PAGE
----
Tuesday, June 15, 2010

Pay Attention!

“Put your hand on a hot stove for a minute, and it seems like an hour. Sit with a pretty girl for an hour, and it seems like a minute. THAT’S relativity.”

- Albert Einstein

What type of student are you?

When I was young, I was talker. A fidgeter. Since first grade, I’ve doodled in the margins of my textbooks. Early on, I learned if I drew, it kept me listening to the teacher and less likely to talk. Besides, I wanted to be an artist. I recall drawing my nun instructor during CCD and proudly showing her the portrait after class. Her face read a mixture of delight and disappointment. I promised her I had been paying attention.

Besides doodling, I took copious amounts of notes. So many that one fingernail is slightly flattened. In college, for a fifty-minute lecture, I’d write at least five pages. For an hour-and-twenty, I’d fill in at least seven.

I’m a tactile learner*. One of my studying strategies was to recopy my notes to prepare for an exam.

Last week on Wednesday evening, I received a call for a three-day Special Education gig at the high school. As I’ve learned from previous Special Ed. assignments, saying “Yes” to one is like picking the “Potpourri” category on a quiz show. Would I teach a subject alone or co-teach in more of an assistant role? And what exactly would the subject be? Mysterious….

I showed up on Thursday morning to find out I’d be co-teaching (Whew) MATH (Gasp). Those of you who have followed by blog for an extended period of time know that math and I do NOT get along. Want evidence? http://theresamilstein.blogspot.com/2010/01/special.html

The other teacher was the lead, so I was supposed to provide academic support. Who was going to provide me with academic support wasn’t clear. Have I mentioned the only reason I passed college Calculus is because my now-husband tutored me? And that was a LONG, LONG time ago. You’d think with all of these Math gigs, I’d have absorbed something. (Not without writing it down!)

The teacher didn’t actually introduce me to any of the classes, though he did tell me to write my name on the board.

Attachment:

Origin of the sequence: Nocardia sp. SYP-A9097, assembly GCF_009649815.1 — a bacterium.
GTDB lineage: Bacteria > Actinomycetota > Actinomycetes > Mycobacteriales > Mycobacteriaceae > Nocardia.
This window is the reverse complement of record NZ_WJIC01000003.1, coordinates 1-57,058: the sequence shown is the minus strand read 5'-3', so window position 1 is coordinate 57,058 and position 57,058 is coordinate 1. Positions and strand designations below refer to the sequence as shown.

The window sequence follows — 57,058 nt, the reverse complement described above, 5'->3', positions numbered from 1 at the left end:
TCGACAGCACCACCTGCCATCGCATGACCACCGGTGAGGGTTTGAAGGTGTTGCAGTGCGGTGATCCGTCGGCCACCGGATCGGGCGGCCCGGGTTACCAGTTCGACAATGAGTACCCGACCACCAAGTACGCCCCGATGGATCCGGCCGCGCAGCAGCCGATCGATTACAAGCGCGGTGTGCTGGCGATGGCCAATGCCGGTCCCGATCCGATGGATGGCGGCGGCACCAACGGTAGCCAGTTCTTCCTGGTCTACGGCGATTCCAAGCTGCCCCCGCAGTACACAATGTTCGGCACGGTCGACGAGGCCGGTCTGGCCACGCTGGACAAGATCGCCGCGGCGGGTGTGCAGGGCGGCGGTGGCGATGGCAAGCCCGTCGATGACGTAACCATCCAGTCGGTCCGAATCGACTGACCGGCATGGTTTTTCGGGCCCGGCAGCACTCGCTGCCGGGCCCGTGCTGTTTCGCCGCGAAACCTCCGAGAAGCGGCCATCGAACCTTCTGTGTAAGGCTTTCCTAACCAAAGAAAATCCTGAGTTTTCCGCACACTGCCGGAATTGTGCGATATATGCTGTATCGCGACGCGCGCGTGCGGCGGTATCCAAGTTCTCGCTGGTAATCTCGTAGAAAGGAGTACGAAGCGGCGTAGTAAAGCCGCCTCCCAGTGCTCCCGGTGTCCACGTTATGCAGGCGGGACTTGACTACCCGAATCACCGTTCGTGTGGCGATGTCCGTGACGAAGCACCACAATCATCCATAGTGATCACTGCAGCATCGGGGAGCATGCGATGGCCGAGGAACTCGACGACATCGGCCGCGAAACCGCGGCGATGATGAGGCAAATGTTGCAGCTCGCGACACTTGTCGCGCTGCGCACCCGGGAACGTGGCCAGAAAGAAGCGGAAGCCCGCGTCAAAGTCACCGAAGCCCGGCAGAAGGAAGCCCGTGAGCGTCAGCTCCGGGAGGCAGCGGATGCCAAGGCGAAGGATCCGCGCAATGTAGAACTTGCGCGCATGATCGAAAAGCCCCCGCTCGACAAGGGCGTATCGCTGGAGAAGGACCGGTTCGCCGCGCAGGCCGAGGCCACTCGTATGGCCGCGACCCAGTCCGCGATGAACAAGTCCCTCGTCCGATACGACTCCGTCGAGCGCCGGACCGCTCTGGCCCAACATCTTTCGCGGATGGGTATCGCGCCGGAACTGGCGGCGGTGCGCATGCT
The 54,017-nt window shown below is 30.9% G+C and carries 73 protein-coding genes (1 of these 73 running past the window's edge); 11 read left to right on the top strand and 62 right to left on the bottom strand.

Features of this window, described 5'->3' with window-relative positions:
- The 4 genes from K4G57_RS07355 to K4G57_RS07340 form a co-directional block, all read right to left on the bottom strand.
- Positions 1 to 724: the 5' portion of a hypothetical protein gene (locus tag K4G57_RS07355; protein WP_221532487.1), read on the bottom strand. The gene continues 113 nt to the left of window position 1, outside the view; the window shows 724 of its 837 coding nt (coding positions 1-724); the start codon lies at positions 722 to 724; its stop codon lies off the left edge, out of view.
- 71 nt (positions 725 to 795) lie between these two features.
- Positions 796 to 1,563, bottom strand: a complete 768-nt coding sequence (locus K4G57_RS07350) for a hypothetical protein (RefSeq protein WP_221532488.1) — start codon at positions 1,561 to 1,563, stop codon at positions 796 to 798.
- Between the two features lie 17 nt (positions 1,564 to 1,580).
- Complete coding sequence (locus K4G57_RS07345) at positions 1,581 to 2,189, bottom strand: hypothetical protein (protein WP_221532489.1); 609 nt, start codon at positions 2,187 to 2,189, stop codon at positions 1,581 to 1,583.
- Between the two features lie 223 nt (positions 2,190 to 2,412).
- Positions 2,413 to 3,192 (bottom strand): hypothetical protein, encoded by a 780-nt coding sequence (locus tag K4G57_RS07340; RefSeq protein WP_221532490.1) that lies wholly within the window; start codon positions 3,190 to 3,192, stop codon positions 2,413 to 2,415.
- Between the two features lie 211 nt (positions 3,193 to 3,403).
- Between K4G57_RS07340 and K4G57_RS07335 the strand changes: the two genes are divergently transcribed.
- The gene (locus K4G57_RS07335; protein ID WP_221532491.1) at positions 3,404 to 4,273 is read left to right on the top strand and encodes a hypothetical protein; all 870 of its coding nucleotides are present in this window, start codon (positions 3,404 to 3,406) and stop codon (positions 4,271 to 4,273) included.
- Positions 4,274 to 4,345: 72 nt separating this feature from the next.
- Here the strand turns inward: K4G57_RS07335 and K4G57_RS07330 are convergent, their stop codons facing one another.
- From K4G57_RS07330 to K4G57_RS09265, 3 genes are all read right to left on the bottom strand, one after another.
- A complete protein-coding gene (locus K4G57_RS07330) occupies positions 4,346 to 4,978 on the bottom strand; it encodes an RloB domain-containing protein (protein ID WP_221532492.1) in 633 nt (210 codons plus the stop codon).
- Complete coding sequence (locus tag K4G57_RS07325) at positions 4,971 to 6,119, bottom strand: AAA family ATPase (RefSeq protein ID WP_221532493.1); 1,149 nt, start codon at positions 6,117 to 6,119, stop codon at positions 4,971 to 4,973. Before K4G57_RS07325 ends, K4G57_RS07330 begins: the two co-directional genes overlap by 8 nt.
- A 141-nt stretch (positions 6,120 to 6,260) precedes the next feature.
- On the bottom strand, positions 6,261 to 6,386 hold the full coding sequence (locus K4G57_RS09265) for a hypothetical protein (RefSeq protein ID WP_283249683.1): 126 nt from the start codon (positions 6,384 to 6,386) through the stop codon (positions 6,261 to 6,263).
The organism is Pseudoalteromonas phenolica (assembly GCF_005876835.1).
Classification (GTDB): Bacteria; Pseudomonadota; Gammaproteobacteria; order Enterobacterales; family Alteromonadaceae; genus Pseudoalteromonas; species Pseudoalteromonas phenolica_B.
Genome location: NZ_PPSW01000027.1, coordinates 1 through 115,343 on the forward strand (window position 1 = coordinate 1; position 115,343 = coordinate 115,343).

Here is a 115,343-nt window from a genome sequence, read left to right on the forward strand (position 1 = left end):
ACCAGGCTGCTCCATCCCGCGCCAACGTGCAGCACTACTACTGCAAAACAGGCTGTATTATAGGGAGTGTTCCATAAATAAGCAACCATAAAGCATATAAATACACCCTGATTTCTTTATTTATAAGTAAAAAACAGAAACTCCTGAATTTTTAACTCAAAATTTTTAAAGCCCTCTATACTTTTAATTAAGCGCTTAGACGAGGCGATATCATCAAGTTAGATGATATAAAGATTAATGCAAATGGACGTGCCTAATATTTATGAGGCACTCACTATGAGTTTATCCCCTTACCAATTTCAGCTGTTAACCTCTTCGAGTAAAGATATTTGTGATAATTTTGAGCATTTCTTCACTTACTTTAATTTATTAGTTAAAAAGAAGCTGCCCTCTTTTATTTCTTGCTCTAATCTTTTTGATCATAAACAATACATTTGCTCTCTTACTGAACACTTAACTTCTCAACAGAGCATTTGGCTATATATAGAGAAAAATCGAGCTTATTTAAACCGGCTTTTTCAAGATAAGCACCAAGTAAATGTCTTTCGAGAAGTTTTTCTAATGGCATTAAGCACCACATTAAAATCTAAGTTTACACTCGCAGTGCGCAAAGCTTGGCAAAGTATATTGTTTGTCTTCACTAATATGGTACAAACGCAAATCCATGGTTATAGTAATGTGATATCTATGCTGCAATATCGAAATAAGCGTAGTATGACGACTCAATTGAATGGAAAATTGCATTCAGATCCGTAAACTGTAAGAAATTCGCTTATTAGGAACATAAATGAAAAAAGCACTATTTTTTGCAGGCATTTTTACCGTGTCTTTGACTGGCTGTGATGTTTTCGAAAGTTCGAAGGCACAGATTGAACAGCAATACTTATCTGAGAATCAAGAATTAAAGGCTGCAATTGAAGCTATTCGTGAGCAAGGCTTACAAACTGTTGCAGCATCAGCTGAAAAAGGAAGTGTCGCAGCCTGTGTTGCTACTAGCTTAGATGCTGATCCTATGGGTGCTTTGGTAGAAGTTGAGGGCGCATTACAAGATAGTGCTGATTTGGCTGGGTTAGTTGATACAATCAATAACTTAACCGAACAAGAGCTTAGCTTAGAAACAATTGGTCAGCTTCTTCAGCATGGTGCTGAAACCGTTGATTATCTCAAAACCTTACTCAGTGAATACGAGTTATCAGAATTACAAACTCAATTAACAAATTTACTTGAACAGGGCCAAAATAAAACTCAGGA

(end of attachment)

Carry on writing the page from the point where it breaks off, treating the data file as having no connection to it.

At some point he explained the other teacher would be out and added, “Ms. Milstein will be here for the next three days.”

One student blurted, “Who’s Ms. Milstein?”

The teacher pointed to me. “Her.”


The teacher resembled the teacher from the TV show “Thirtysomething”. Remember that one? And man is he a good teacher. First, let me give him props for having a timer dock on his desk with a remote control. When a student is granted permission to use the bathroom, s/he takes the remote portion and both timers begin… well… timing. The teacher and student know how long this “bathroom” break is taking. And if a student disappears for too long, s/he has to make up the time.

Next impressive move is when a student asks for a pencil, the teacher says, “What will you give me?” I witnessed pencils swapped for a book and a trinket. I can’t tell you how much wasted time there is in a classroom over lack of writing implements. Few teachers give pencils freely since after a meager supply from the school budget, more pencils must come out of their own pockets. Some teachers have a No Pencil rule, but then precious time is wasted while students grub for pencils from their classmates. Other teachers buy boxes of golf pencils but then there’s the whole lack-of-eraser issue. Other teachers give out pencils as gifts and prizes, only to say a day later, “What happened to that pencil I gave you?”